CMS does not support primary care or mental health and now tells them how to run practices while forcing them to pay more to deliver care while shrinking productivity.

3. When the ER is showing signs of distress, address it by creating more administrative positions.

ACA/CMS efforts have increased administrative and management and other non-delivery costs. This has been the major shaping force in health care for decades. Primary care and public health and mental health remain flat just as with other basic services. Specialty and subspecialty costs accelerate with new services and technologies rewarded most. This is also why workforce accelerates. Administrative costs have increased the most.

Cost cutting efforts have succeeded to shift costs to populations less able to cover the costs and to primary care which is least able to defend itself or its patients.

CMS has demonstrated time after time that is is disconnected from care and caring and those who deliver the care. CMS apparently has little awareness of the access, cost, and quality problems that CMS is causing. You can find great quotes verbalizing their awareness, but these have been words only. To find these promoted in primary care, rural, and health access focused association media pieces is disturbing.

4. Automatically turn down any request from clinical staff in the name of saving money.     

CMS has been guided by cost cutting primarily since the 1980s. The contrast in policy direction has been substantial. CMS rebuild health care and health care where needed from 1965 to 1980. The priority has changed from investing in health care to chopping health care. Not surprisingly those paid the most that are also the most organized have managed to preserve payments and help create new lines of revenue. Payments for basic services have steadily deteriorated relative to higher paid services, making matters even worse in areas most dependent upon basic office services such as primary care and mental health.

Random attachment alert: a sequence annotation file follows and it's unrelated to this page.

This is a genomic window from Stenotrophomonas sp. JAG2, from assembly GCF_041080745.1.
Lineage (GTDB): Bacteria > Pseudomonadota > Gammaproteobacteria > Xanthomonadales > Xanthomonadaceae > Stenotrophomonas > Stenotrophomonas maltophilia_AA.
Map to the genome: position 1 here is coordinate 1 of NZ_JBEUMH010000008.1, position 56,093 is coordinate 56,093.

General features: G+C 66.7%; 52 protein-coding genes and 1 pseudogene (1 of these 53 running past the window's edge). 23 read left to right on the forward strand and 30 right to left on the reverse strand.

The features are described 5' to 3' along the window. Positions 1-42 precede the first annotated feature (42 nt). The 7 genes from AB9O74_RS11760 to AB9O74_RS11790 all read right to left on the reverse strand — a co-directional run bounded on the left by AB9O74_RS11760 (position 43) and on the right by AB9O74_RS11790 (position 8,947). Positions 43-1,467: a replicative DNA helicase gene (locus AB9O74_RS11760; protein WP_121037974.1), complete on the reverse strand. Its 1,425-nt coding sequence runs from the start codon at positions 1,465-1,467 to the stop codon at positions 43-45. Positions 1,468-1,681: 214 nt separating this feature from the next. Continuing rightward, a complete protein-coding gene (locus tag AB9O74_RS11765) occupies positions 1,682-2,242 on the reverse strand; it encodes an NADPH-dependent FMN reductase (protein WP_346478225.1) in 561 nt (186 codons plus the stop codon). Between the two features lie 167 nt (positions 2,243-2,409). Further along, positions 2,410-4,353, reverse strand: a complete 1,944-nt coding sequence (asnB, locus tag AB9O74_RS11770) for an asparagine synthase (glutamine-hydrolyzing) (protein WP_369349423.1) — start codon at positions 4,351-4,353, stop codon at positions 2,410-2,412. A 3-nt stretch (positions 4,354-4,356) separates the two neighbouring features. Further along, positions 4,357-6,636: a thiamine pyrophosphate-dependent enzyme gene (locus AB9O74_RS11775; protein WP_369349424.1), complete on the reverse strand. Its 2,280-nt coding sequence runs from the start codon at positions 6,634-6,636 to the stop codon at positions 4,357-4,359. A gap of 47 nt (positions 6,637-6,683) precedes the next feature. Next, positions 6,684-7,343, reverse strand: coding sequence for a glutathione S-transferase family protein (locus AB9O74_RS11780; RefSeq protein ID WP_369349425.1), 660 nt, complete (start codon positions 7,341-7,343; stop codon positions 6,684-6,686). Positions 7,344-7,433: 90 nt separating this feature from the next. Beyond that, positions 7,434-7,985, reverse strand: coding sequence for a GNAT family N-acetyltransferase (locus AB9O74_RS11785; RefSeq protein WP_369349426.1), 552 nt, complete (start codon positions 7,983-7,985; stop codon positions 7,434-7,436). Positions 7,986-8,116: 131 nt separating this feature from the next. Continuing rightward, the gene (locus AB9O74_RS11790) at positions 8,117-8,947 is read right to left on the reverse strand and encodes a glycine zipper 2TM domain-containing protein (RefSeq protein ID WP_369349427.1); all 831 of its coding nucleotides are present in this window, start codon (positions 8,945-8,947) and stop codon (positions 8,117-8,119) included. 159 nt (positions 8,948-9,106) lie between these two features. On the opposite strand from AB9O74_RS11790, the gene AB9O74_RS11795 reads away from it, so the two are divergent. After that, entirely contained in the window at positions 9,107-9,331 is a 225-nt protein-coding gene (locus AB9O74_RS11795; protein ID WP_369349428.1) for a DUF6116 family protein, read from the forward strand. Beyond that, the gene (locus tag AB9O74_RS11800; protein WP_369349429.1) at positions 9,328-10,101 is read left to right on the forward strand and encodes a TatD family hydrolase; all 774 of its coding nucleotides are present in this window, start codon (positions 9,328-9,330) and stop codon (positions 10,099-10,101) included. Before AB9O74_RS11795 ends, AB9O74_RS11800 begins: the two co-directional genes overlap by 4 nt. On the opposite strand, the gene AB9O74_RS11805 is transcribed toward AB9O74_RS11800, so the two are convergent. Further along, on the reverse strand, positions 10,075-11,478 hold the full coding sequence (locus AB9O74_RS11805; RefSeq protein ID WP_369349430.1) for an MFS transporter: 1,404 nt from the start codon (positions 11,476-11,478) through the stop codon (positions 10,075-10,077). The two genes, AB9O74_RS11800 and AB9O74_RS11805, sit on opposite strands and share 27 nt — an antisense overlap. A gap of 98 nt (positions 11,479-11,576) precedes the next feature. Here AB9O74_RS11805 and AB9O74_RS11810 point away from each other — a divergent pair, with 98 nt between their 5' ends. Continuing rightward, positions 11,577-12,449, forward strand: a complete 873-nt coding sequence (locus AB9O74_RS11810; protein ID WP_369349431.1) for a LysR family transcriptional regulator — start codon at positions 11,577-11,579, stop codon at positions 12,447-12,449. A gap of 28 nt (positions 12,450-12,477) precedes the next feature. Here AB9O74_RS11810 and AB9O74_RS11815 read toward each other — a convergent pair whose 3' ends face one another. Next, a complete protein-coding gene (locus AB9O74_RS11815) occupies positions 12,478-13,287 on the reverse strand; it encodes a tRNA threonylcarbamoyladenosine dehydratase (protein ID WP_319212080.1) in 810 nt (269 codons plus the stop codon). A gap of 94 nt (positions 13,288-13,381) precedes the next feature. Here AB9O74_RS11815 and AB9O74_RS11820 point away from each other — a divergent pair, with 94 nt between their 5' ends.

CMS has taken the most narrow interpretations possible. More times in recent years the hospitals, systems, and practices have had to bring lawsuits to recover millions or billions diverted by CMS.

The latest developments promoted by the Center for Innovation are focused primarily upon cost cutting. Often the efforts combine cost cutting with quality focus - quite difficult to accomplish unless you target patient populations that have the most advantage (and therefore the best outcomes already) and that pay too much for care. Attempts to focus on cost, quality, or both have devastating impacts upon access as more dollars are taken away from being spent on the team members to deliver the care. Primary Care Medical Home Fails Natural Experiment     Innovation Incapacitation

5. No one knows the unique struggles, challenges, and problems that your emergency department faces like an outside consultant.   

CMS, primary care associations, and foundations promote innovations such as Primary Care Medical Home with consultants that tell experienced practices and personnel what to do while taking $105,000 perprimary care physician away from the ability to deliver primary care. The testimonies of former PCMH physicians confirm the costs and distractions of outside management consultants.

Quality focus, reporting, data collection, software, Meaningful Use, MIPS, and MACRA add tens of thousands per primary care physician each year in ways that can only marginalize primary care and destroy small practices and facilities. Quality Metrics Cost

6. Make sure your EM physicians are constantly reminded that they have no negotiating power.   

CMS and insurance payers and those who employ physicians are constantly reminding physicians that they have little control over what they do - other than to depart. There is often some measure of deception present when hiring. Many recruiters know that if you can get the candidate to bond to people (clinic, community, patients) then they can stick them there for awhile - but this is another reason for burnout. When candidates are attracted to well supported teams and environments, they will stay and serve even the most complex patients.

When primary care associations fail to defend primary care or primary care when needed, there is little power at all. Health access foundations support technology and innovation over consequences such as lost access